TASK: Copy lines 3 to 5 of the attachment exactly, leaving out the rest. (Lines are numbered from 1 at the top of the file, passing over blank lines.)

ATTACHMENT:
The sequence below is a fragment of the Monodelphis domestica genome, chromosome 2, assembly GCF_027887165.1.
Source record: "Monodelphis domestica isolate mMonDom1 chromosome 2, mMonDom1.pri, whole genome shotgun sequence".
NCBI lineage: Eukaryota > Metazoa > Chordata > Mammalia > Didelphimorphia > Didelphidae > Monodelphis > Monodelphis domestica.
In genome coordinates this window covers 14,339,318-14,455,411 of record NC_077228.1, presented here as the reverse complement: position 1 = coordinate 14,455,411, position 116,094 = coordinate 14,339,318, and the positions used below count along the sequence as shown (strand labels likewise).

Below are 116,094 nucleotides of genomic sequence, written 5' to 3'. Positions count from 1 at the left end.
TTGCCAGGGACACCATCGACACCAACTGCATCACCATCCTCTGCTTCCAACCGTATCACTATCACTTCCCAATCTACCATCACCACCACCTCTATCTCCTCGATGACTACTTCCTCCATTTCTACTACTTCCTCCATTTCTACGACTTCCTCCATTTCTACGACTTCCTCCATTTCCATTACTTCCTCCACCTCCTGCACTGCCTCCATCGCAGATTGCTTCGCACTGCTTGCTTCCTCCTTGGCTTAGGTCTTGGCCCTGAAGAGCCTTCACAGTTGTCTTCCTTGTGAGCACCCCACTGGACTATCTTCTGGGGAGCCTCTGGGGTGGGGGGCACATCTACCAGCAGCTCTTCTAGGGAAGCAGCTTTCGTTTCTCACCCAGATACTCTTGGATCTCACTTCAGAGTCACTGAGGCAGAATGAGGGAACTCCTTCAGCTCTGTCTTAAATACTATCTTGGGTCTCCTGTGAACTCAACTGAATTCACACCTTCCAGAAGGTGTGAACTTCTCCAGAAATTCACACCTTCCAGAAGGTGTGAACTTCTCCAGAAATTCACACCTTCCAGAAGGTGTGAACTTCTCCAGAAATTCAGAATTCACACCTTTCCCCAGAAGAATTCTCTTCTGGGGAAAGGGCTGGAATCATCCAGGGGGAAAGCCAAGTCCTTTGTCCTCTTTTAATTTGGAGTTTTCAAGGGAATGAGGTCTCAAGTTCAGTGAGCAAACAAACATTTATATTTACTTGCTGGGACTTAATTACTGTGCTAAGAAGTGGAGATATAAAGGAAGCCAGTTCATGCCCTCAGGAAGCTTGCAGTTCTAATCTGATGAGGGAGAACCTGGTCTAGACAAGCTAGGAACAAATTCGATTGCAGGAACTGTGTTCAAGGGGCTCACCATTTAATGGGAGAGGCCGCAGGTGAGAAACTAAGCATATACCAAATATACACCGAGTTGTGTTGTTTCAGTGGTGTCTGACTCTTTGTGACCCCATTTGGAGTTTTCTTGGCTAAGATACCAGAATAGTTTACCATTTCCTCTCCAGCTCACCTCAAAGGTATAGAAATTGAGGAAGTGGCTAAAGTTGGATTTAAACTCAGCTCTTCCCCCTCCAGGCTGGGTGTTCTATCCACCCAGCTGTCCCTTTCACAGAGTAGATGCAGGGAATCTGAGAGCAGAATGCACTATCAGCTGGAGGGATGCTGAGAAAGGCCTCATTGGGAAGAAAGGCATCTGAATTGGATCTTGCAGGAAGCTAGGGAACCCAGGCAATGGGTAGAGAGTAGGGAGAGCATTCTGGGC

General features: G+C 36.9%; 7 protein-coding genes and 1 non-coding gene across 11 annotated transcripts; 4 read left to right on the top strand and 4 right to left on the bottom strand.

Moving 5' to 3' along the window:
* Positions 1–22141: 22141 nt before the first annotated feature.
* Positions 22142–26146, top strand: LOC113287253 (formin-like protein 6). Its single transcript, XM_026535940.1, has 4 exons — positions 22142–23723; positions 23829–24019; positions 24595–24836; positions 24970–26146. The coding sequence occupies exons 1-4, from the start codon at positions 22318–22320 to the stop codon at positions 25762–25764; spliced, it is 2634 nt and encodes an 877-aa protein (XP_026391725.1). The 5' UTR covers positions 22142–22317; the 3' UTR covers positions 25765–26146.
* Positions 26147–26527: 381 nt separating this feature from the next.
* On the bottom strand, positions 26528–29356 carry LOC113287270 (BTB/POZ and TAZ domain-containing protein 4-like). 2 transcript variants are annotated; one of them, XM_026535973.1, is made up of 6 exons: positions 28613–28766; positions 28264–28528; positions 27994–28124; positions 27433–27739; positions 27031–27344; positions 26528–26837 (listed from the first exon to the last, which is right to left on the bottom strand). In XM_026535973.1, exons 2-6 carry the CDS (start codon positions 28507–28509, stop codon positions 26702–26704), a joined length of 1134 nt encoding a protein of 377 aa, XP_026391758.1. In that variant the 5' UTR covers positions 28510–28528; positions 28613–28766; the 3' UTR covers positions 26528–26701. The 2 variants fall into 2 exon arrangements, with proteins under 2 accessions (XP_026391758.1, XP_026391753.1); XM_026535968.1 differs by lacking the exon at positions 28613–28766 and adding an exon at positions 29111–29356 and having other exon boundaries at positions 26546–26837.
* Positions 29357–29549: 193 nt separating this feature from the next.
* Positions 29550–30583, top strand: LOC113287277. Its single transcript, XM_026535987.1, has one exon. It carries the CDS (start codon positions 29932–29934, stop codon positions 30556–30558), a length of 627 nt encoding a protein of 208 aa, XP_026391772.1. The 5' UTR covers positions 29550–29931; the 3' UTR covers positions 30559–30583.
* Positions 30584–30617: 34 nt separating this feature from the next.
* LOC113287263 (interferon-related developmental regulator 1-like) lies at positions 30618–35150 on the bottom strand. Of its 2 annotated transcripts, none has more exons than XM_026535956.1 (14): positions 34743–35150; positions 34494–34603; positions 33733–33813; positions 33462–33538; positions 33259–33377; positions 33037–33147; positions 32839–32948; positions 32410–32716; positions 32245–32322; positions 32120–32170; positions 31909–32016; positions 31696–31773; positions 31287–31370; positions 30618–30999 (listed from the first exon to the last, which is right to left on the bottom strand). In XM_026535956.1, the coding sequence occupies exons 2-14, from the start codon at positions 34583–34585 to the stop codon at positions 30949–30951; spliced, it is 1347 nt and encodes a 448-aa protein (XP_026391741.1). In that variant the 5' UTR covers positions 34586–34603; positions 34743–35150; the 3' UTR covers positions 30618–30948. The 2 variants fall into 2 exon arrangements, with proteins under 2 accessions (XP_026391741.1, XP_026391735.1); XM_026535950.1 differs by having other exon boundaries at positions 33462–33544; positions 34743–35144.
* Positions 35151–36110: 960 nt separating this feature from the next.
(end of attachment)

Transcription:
NCBI lineage: Eukaryota > Metazoa > Chordata > Mammalia > Didelphimorphia > Didelphidae > Monodelphis > Monodelphis domestica.
In genome coordinates this window covers 14,339,318-14,455,411 of record NC_077228.1, presented here as the reverse complement: position 1 = coordinate 14,455,411, position 116,094 = coordinate 14,339,318, and the positions used below count along the sequence as shown (strand labels likewise).

Below are 116,094 nucleotides of genomic sequence, written 5' to 3'. Positions count from 1 at the left end.